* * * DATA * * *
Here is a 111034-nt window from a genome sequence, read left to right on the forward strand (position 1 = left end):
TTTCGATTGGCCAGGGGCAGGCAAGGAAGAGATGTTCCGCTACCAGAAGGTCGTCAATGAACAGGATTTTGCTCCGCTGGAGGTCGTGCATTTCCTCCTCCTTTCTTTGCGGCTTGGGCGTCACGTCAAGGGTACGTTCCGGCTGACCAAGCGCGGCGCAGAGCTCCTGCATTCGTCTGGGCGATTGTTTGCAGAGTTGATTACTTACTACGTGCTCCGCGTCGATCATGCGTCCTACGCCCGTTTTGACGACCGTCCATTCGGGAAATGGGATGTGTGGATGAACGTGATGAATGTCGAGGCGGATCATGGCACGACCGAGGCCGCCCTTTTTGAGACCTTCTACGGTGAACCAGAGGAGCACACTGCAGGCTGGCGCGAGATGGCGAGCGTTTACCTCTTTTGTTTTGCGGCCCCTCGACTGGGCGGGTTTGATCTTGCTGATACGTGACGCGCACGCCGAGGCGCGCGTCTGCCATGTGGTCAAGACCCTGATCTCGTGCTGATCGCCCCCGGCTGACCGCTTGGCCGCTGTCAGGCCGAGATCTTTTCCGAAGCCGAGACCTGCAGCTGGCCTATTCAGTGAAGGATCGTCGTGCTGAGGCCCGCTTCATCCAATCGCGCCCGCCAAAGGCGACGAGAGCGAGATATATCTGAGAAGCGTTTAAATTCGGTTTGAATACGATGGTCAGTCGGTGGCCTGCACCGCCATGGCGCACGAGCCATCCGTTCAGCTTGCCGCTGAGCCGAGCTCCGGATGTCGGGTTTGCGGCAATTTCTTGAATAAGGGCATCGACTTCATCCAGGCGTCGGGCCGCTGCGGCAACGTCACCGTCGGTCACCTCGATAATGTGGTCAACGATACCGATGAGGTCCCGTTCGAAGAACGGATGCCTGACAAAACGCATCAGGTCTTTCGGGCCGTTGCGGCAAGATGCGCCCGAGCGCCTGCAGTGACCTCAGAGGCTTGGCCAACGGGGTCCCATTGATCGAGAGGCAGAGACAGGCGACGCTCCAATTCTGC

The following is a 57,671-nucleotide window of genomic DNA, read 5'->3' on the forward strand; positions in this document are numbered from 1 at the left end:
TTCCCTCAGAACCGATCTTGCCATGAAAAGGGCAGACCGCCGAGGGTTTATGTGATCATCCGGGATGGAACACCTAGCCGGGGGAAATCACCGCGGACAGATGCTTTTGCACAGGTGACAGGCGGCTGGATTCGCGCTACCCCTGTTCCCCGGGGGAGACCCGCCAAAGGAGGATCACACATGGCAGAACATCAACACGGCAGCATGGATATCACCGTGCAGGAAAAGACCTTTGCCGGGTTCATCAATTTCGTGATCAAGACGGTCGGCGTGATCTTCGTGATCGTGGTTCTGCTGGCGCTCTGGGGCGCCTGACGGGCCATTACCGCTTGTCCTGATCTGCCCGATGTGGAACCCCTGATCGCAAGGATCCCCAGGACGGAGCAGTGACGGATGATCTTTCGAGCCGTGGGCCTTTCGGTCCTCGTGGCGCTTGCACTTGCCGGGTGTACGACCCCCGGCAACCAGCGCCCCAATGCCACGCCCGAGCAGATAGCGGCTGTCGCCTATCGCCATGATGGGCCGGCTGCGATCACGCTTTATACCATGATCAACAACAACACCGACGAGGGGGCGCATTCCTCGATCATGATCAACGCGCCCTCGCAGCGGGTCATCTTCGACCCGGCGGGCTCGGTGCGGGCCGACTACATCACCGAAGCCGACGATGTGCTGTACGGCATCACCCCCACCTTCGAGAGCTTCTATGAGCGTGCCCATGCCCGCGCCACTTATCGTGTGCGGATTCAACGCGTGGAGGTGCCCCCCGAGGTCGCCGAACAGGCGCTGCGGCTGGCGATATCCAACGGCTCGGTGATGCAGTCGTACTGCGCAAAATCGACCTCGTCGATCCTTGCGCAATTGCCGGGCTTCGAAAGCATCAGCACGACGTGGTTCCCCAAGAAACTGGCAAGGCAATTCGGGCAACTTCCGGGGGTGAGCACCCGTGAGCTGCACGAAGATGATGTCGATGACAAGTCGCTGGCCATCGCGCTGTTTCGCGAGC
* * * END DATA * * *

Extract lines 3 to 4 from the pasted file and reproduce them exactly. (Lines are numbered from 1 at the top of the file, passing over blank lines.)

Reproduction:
The following is a 57,671-nucleotide window of genomic DNA, read 5'->3' on the forward strand; positions in this document are numbered from 1 at the left end:
TTCCCTCAGAACCGATCTTGCCATGAAAAGGGCAGACCGCCGAGGGTTTATGTGATCATCCGGGATGGAACACCTAGCCGGGGGAAATCACCGCGGACAGATGCTTTTGCACAGGTGACAGGCGGCTGGATTCGCGCTACCCCTGTTCCCCGGGGGAGACCCGCCAAAGGAGGATCACACATGGCAGAACATCAACACGGCAGCATGGATATCACCGTGCAGGAAAAGACCTTTGCCGGGTTCATCAATTTCGTGATCAAGACGGTCGGCGTGATCTTCGTGATCGTGGTTCTGCTGGCGCTCTGGGGCGCCTGACGGGCCATTACCGCTTGTCCTGATCTGCCCGATGTGGAACCCCTGATCGCAAGGATCCCCAGGACGGAGCAGTGACGGATGATCTTTCGAGCCGTGGGCCTTTCGGTCCTCGTGGCGCTTGCACTTGCCGGGTGTACGACCCCCGGCAACCAGCGCCCCAATGCCACGCCCGAGCAGATAGCGGCTGTCGCCTATCGCCATGATGGGCCGGCTGCGATCACGCTTTATACCATGATCAACAACAACACCGACGAGGGGGCGCATTCCTCGATCATGATCAACGCGCCCTCGCAGCGGGTCATCTTCGACCCGGCGGGCTCGGTGCGGGCCGACTACATCACCGAAGCCGACGATGTGCTGTACGGCATCACCCCCACCTTCGAGAGCTTCTATGAGCGTGCCCATGCCCGCGCCACTTATCGTGTGCGGATTCAACGCGTGGAGGTGCCCCCCGAGGTCGCCGAACAGGCGCTGCGGCTGGCGATATCCAACGGCTCGGTGATGCAGTCGTACTGCGCAAAATCGACCTCGTCGATCCTTGCGCAATTGCCGGGCTTCGAAAGCATCAGCACGACGTGGTTCCCCAAGAAACTGGCAAGGCAATTCGGGCAACTTCCGGGGGTGAGCACCCGTGAGCTGCACGAAGATGATGTCGATGACAAGTCGCTGGCCATCGCGCTGTTTCGCGAGC